APRA has observed that entities face challenges in developing and maintaining a complete view of obligations that apply to their business operations. Even when entities use regulatory compliance subscription services, complexities arise – such as identifying all relevant obligations, and the need to manually supplement the information provided by subscription services. This complexity is compounded when entities operate across multiple jurisdictions, which creates multiple sets of regulatory and prudential obligations for them to identify, maintain and follow.
Better practice by entities involves a hybrid approach, including a mix of subscription services and input from compliance subject matter experts, to ensure that all obligations are captured and regularly updated. This hybrid approach is enhanced when representatives from different business units and the compliance function work together to maintain a detailed understanding of all end-to-end processes. Better practice also involves the business units and the compliance function coordinating their approach to plan for, and manage, any changes to obligations – including any major regulatory changes – to ensure the entity is compliant in time.
APRA has observed that while entities recognise the need to understand the processes associated with their product and service offerings, it can be challenging to implement and maintain an accurate view of these processes. Entities that have moved closer to documenting their end-to-end processes are able to overlay compliance obligations on their processes, allowing them to identify gaps and then fill those gaps in order to show compliance with obligations.
Better practice involves understanding end-to-end processes for products and services, applying an overlaid view of compliance obligations, and implementing ongoing monitoring to identify any gaps between business process and applicable regulations and laws. This allows business units to understand their current level of compliance and to maintain processes so they are compliant by design. This should be supported by the business unit reporting to senior leadership and the board to present a complete view of obligations compared to the end-to-end process so that gaps can be identified and addressed.
APRA has observed that there are operating model and resource considerations when managing compliance, and entities that are closer to the adoption of the “Three Lines of Accountability” model are more proactive in monitoring issues as they arise and in actively managing compliance risk. The Three Lines of Accountability is one model that is widely used and provides an effective framework for risk management including:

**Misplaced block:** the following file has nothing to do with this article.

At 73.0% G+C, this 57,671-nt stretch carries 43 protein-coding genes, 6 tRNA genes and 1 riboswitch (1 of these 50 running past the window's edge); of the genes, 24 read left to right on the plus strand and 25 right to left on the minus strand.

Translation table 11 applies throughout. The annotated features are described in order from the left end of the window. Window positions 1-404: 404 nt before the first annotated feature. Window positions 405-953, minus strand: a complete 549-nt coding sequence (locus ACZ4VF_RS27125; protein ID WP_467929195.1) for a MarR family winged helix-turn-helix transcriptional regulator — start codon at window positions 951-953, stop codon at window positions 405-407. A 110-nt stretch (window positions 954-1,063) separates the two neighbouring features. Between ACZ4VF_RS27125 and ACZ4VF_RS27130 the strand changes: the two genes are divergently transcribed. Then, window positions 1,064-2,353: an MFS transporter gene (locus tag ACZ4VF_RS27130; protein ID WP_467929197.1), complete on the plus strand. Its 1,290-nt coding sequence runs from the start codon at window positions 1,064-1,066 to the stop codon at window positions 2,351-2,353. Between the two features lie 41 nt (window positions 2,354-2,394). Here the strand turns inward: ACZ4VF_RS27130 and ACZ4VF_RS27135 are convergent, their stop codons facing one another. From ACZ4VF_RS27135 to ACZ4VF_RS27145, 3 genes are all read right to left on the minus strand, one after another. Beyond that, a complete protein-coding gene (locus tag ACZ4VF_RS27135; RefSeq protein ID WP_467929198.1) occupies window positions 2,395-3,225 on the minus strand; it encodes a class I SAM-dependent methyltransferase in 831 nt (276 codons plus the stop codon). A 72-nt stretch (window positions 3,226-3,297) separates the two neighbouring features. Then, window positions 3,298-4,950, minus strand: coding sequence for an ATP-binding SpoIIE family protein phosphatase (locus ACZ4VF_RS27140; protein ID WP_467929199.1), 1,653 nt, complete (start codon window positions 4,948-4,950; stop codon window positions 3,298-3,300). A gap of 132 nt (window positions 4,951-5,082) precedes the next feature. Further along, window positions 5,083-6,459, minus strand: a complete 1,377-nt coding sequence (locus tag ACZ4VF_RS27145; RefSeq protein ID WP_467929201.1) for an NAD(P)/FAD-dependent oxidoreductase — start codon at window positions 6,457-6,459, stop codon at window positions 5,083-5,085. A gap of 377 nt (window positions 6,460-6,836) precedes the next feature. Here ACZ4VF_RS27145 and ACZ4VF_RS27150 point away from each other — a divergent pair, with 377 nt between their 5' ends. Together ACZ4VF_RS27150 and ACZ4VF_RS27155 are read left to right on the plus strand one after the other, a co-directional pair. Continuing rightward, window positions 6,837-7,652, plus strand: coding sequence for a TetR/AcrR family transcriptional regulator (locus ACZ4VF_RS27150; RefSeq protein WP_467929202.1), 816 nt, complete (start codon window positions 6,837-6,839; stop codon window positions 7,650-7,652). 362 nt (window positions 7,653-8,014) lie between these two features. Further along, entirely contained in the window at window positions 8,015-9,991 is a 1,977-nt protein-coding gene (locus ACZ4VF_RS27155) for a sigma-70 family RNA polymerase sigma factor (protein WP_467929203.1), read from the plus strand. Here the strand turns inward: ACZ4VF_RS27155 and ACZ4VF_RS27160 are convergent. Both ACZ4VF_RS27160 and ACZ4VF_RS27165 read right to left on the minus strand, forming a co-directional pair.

the business (Line 1), which is accountable for managing compliance risk,
risk management (Line 2), which provides oversight and challenge, and
internal audit (Line 3), which performs independent assurance activity.
In many entities, however, accountability for the management of obligations and corresponding controls remains more with Line 2 risk teams than with Line 1 business functions. While instances of better practice are present in more mature entities which continue to invest in people, process and systems to support compliance risk management across their entity, these are yet to become the norm.
APRA has observed more progress in clarifying accountabilities in the banking industry, no doubt incentivised by the requirements of the Banking Executive Accountability Regime (BEAR). Clear accountability remains a key focus for APRA’s supervision teams, since failure of Line 1 to take accountability for compliance management limits the ability of the Line 2 risk team to provide meaningful oversight and challenge, as they instead need to step in to the day-to-day management of obligations and controls.
Better practice involves entities creating clear accountability for compliance risk management across the Three Lines of Accountability model, as part of their compliance risk management framework. This will ensure that established processes are implemented. Accountability is further improved when senior leadership and the board foster a culture of treating compliance risk with the utmost importance to set the tone for all staff.
The appointment of a Chief Compliance Officer (CCO) emphasises and gives a voice to compliance management, supporting CPS 220’s requirement for an independent compliance function. In the absence of a CCO role at senior leadership levels, it is essential that mechanisms are in place for the voice of compliance to be heard in executive and board discussions, and that compliance is championed by senior leaders of the organisation.
Where to from here?
Better practice for compliance risk management will continue to be a focus area for APRA, and is a key consideration across the Australian financial services sector for both industry participants and regulators. APRA wants to see regulated entities giving the same attention and prioritisation to compliance risk management that they give to cyber risk, operational risk management and other risk classes. Evidence has shown that compliance breaches can be extremely costly.
While APRA has observed entities’ investment in people, systems and processes to support the management of compliance risk, high profile events and the subsequent failures of compliance monitoring practices highlight the continued importance of strong attention from senior leadership and boards.
Entities across all industries should ensure they have a defined approach, established processes and clear accountability to manage compliance risk. APRA will continue to closely monitor entities’ management of compliance risk through its supervisory activities.
The Australian Prudential Regulation Authority (APRA) is the prudential regulator of the financial services industry. It oversees banks, credit unions, building societies, general insurance and reinsurance companies, life insurance, private health insurers, friendly societies, and most members of the superannuation industry. APRA currently supervises institutions holding $8.6 trillion in assets for Australian depositors, policyholders and superannuation fund members.